I’m wearing purple today.
Just following 140-character orders.
“Turn your Twitter avatar purple to support the fight against gay and lesbian bullying!”
“Wear purple on October 20!”
I do as I’m told. Purple’s not the worst color on me, after all.
But a lot of people didn’t get the memo. Maybe they hadn’t heard about it; maybe it’s not their fashion statement of choice. I’m lucky to be connected almost constantly with a diverse group of people through Facebook and Twitter, so I take days like this for granted.
October 20, for the uninitiated, has been declared Spirit Day, named for the purple stripe on the LGBTQ flag, which represents spirit. (As for the other stripes, red represents light; orange, healing; yellow, the sun; green, calm; and blue is art.)
This day isn’t I can’t remember now which came first, Tyler Clementi jumping off the George Washington Bridge after his roommate at Rutgers outed him on the Internet just for fun, or a group of insanely young black men torturing another man, a member of their gang, in the Bronx after finding out he was gay.
I don’t handle bad news well. I watched a video a couple of months ago of a girl throwing a bucket full of tiny puppies, one by one, into a river. Laughing. And I was just…cold. For the rest of the afternoon.
A young girl killing helpless dogs that did nothing wrong but being born near where she lived. Ordinary people tormenting fellow human beings who happen to have a different sexual preference. Members of the Westboro Baptist Church picketing a funeral, rubbing salt in the wounds of people who are already mourning. When did we become such monsters? Or has there always been this part of our population that was just evil, and the pace of Internet news has just made it easier for word of them to spread?
It’s a bit heartening to hear that the Pentagon has ordered recruiters to start enlisting openly gay men and women into the military. It’s a small victory (hooray, now gay people can sign up to die just like straight people!) but one that took centuries to come to: Sodomy was grounds for military discharge as early as the Revolutionary War, and gay servicemen found engaged in sexual acts in the 1940s were given dishonorable discharge. Really. REALLY. Because having sex with men somehow makes you less qualified to kill or otherwise follow orders blindly.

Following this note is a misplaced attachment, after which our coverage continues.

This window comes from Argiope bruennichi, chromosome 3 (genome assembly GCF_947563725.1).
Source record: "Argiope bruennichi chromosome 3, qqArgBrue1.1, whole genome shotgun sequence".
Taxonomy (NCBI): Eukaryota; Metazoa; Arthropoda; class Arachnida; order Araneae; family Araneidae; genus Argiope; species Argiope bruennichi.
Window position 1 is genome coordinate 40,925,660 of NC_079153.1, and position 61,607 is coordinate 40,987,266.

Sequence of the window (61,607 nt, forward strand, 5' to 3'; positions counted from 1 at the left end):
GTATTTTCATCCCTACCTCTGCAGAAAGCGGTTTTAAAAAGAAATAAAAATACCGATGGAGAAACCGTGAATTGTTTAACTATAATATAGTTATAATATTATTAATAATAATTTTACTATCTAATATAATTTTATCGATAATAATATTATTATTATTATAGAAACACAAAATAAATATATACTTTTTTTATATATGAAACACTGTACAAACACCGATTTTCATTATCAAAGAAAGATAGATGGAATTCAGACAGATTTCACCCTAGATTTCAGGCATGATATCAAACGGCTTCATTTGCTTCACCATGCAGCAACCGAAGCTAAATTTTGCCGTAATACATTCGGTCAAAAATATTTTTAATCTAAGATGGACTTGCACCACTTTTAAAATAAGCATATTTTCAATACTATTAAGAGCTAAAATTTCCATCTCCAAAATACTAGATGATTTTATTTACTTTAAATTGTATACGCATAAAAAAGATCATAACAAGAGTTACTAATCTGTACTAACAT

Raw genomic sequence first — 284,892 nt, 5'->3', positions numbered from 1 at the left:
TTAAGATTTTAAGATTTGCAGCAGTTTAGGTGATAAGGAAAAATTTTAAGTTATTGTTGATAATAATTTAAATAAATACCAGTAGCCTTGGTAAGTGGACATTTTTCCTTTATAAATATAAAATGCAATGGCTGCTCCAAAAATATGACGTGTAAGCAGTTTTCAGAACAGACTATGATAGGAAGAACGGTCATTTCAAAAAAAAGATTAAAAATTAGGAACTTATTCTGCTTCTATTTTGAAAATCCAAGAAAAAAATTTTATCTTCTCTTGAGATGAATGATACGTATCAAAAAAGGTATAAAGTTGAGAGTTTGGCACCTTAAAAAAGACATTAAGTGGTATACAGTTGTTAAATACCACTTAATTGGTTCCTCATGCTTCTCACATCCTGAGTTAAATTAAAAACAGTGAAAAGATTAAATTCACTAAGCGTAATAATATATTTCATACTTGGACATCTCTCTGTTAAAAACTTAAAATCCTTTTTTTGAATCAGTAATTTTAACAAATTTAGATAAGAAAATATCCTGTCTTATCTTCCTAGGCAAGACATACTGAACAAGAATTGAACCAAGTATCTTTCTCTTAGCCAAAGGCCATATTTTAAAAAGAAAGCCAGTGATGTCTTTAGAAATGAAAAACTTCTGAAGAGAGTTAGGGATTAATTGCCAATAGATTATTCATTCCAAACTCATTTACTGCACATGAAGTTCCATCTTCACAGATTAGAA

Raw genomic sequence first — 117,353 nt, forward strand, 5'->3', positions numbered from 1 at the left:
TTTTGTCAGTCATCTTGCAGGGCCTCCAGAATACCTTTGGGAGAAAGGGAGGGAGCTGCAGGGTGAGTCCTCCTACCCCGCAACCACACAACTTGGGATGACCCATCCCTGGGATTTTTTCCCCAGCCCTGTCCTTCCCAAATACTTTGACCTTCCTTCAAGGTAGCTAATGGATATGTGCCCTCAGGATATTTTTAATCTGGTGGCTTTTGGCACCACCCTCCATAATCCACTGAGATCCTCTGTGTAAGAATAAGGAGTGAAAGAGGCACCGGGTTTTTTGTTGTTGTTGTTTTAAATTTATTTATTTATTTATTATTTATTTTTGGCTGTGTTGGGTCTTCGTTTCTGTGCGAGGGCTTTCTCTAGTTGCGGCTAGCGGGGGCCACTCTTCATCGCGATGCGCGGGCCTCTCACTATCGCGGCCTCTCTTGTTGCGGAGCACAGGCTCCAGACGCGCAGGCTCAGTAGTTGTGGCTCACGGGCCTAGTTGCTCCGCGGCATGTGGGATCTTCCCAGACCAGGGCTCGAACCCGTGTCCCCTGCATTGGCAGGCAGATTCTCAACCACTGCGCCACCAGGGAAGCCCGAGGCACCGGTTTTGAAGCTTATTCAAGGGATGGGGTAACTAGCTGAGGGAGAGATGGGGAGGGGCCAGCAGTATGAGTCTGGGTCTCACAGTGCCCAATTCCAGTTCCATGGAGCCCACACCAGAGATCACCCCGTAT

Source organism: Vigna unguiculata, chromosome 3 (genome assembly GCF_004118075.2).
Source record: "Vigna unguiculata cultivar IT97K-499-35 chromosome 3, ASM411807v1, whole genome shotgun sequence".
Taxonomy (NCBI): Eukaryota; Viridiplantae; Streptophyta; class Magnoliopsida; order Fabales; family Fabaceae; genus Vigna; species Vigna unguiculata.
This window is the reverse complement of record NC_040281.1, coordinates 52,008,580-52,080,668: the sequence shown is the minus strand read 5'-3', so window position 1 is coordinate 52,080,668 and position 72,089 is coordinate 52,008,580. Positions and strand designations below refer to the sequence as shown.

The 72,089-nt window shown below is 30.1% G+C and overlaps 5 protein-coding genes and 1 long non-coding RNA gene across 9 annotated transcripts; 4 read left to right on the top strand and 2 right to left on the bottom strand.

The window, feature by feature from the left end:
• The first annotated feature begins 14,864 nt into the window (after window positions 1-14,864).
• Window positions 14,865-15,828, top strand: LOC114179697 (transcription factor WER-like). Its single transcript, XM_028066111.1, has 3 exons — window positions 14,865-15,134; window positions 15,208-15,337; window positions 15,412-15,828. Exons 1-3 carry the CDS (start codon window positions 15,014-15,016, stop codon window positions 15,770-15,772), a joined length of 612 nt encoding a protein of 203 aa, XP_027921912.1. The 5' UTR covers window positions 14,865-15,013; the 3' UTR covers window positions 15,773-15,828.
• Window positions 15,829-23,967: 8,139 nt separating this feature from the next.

I have never understood this.
I have never understood any of this.
Gays, lesbians, are no different from us. (“If you prick us, do we not bleed? If you tickle us, do we not laugh? If you poison us, do we not die?” Christians, Jews, gays, straights…we’re. all. HUMAN.) Same-sex relationships and sex may not be your choice. Hey! Turns out? It isn’t theirs either. It’s a biological preference they were born with. And they should be allowed to embrace it. With no fear of repercussions, emotional or physical. Screw the Bible. It was written hundreds and hundreds of years ago. And it’s a work of fiction. Screw your prejudices. They have no basis in reality.
Homosexuality is not a choice. Hate is.
It honestly hurts me sometimes to know I’m part of a group of people — white, American, straight, affluent — responsible for such a huge portion of the oppression in the world. I’m being dramatic, but really. I could have been anyone. It is by sheer happenstance that I was born into the life I have now, and I guess that makes me lucky. I guess.
What I guess also makes me lucky is that I grew up in a home where these things just weren’t discussed. I don’t remember going to church, and the times I do remember, there was no fire and brimstone. Just shiny offertory platters and the sound of a million-dollar organ filling the sanctuary.
I fell hard for one of my best friends in high school and asked him to be my date to the Sadie Hawkins dance. He turned me down and came out. I was one of the first people he told; it was his senior year of high school. He was surrounded by an accepting group of friends; his mother’s support for him never wavered. And 10 years later, he’s married. We aren’t in touch anymore, but I’m pretty sure he’s still the same guy he was, with his flannel-lined jeans; boisterous, nerdy laugh; and obsession with video games.
I was raised with the understanding that humans are humans. People are people.
And I feel sorry for those who weren’t.
If all this bullying and cruelty in the world makes me sad, numbs me, I can’t…even begin to imagine how isolated and hopeless the kids living it every day must feel.
And that’s why I’m wearing purple today.
As meaningless a gesture as it might seem from the outside — one person commented on my Facebook today that purple seemed a bit contrived, and asked why people weren’t just wearing rainbows today, because that’s “what LGBT people tend to identify with” — it’s an opportunity for all people, including those of us who were born without much of a reason to be oppressed at all, to show support for these teens (and anyone, really) living in this world that is far more cruel than it should be in 2010.
It’s not going to change the minds and hearts of people who hate gays for no reason. Haters gonna hate.
But if one person sees me today in my purple sweater and ridiculous purple stocking cap, sees me and understands that I’m one spirited grape of a girl, supportive and loving in a sea of blood-red rage — especially if I’m one of five, fifty or a hundred they see in their travels — then I’ll consider this day a success.
Even if I never find out who it was I helped.
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